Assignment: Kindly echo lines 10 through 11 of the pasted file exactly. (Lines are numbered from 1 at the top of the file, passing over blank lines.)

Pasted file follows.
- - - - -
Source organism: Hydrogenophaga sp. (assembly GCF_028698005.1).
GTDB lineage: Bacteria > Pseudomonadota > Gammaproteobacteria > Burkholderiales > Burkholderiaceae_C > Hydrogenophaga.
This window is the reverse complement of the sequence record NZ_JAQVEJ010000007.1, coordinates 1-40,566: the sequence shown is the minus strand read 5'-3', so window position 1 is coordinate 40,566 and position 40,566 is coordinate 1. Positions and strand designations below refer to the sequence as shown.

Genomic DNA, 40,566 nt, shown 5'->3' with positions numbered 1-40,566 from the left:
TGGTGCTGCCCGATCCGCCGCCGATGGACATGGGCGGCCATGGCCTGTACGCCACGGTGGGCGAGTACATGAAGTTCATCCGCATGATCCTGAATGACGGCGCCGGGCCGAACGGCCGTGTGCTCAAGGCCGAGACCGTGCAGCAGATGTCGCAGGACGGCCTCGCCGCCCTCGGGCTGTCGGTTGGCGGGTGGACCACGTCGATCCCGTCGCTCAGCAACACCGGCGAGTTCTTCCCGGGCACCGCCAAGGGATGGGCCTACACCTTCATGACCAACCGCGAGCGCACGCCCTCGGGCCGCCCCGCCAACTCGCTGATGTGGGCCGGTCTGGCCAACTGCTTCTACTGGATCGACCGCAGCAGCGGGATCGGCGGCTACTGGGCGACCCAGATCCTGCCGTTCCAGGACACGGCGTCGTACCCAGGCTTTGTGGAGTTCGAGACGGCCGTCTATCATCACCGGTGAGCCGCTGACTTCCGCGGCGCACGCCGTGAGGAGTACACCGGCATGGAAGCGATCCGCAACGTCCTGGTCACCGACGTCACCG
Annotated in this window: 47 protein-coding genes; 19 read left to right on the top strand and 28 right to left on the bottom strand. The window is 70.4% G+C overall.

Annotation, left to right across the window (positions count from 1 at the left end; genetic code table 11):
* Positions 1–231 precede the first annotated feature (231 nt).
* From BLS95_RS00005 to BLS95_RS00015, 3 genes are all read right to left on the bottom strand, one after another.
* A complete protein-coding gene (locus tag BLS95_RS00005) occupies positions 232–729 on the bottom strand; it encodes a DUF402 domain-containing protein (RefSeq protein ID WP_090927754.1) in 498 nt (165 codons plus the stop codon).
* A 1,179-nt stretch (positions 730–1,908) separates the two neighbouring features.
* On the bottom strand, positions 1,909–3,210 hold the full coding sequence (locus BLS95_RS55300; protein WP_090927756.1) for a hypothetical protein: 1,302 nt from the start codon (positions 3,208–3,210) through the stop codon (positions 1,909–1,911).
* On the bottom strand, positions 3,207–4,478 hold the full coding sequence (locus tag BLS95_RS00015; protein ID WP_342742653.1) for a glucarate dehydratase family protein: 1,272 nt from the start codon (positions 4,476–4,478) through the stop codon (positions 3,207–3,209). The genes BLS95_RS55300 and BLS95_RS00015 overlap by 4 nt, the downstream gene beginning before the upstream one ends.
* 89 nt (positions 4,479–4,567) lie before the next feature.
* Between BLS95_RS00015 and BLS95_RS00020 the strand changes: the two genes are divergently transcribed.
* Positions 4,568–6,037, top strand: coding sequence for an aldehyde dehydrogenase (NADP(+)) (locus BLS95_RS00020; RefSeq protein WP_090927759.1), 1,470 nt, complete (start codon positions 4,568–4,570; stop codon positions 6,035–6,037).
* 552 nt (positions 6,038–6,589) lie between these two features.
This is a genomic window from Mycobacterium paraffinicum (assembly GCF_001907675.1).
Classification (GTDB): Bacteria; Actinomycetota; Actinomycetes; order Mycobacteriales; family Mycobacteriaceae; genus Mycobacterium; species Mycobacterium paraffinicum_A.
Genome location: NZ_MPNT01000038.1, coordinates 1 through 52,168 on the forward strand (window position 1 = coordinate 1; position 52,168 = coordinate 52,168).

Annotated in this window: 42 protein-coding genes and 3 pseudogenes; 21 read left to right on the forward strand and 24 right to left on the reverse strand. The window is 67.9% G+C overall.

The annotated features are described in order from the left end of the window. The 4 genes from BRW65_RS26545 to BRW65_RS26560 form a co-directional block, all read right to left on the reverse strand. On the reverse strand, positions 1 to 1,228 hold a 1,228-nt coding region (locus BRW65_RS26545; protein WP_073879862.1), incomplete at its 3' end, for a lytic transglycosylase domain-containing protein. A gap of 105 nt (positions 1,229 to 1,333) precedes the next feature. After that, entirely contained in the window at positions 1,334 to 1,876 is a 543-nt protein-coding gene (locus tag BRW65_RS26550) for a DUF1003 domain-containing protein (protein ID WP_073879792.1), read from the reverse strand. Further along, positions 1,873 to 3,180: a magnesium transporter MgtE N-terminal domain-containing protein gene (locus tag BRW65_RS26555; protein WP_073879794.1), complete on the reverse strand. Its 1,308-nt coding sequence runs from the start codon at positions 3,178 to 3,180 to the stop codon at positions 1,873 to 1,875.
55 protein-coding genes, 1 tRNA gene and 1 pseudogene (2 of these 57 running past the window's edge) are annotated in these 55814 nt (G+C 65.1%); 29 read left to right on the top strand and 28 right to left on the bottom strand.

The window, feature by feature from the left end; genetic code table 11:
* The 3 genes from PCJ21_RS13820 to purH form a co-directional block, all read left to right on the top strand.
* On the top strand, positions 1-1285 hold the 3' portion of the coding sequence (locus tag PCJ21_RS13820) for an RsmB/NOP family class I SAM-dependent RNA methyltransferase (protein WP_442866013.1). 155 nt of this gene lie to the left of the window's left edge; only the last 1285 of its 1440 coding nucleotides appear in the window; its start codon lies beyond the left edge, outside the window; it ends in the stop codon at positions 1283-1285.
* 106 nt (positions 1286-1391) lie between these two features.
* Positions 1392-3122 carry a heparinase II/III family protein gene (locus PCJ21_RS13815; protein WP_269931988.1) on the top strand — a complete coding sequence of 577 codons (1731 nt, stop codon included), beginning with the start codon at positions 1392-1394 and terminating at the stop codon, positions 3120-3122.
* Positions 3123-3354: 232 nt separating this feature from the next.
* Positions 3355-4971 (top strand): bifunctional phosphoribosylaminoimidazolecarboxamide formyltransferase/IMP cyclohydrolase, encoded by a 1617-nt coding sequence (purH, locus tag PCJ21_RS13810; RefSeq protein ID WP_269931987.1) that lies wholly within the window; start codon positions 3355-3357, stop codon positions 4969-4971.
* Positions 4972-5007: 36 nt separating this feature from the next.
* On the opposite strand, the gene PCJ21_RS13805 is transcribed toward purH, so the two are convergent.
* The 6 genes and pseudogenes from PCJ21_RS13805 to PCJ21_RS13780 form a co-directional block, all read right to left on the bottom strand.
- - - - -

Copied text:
* A complete protein-coding gene (locus tag BLS95_RS00005) occupies positions 232–729 on the bottom strand; it encodes a DUF402 domain-containing protein (RefSeq protein ID WP_090927754.1) in 498 nt (165 codons plus the stop codon).
* A 1,179-nt stretch (positions 730–1,908) separates the two neighbouring features.